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Αιγεύς Εταιρεία Αιγαιακής Προϊστορίας

ΧΡΗΣΙΜΟΙ ΣΥΝΔΕΣΜΟΙ

10 ΙΑΝΟΥΑΡIΟΥ 2013

Kanashi (Japanese Linear A)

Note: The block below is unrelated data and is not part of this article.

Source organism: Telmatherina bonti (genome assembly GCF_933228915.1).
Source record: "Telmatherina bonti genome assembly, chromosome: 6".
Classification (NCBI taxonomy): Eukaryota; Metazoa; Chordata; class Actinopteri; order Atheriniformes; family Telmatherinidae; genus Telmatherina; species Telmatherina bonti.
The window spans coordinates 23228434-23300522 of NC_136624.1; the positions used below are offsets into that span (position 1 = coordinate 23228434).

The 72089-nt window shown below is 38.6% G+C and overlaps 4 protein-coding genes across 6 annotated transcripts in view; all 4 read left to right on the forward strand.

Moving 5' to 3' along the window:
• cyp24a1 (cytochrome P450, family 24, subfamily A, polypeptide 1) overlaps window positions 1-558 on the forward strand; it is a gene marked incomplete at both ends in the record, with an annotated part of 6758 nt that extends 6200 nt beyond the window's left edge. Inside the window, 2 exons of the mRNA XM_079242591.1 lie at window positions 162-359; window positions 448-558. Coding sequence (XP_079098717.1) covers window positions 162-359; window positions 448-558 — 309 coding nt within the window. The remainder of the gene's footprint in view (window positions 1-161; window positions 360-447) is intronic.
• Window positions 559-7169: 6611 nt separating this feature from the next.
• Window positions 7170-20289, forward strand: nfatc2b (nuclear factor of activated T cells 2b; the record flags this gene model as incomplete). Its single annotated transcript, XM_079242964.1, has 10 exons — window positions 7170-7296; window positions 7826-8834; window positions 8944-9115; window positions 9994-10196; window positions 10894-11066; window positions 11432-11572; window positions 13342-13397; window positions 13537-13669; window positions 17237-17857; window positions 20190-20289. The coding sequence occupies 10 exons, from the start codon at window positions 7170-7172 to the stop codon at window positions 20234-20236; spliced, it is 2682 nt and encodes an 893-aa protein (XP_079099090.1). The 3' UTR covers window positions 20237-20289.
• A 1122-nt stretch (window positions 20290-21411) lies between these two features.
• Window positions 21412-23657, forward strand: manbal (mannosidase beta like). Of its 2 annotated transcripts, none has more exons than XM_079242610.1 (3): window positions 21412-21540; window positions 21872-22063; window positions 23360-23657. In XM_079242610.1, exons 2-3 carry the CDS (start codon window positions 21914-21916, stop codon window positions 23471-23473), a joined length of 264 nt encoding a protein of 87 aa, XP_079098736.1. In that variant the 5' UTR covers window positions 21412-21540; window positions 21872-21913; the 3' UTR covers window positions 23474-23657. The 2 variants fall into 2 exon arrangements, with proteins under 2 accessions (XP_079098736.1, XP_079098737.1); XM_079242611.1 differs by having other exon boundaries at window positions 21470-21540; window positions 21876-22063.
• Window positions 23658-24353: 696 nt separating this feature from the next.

While there has been much debate about the underlying language of Linear A (LinA) (also 線文字A, Γραμμικη Α), I disagree that LinA does not resemble a known language. Despite its similarities to Japanese, historical linguists dismiss a correlation for at least two reasons: they cite both (1) the universally held belief that LinA is an Indo-European language and (2) the apparent lack of genetic evidence. Regarding the first justification, Minoan scholarship generally agrees that the Minoans migrated from the Anatolian region, which suggests an Altaic origin or influence. Likewise, Japanese scholarship suggests that Japanese belongs to the Japonic language family, which is believed to have an Altaic origin or influence. Regarding the second justification, if linguists are looking to mainland Japan for genetic evidence, they are looking too far north. By whatever means, it appears that, around 1000 BCE, the Minoans entered Japan through Yonaguni, the southernmost Ryukyuan (Okinawan) island, and moved north when Yonaguni was inundated. The Okinawan Japanese remain culturally, genetically, and linguistically distinct from the mainland (Yamato) Japanese, although the two cultures are believed to share a common proto language. This forum will provide support–through archaeology, architecture, art, culture, funerary rites, genetics, language, and religion–for my dual theories that LinA is proto Japanese and that the Minoan civilization provides a rich backdrop for Japanese history, which, for millennia, has been shrouded in mystery.

 


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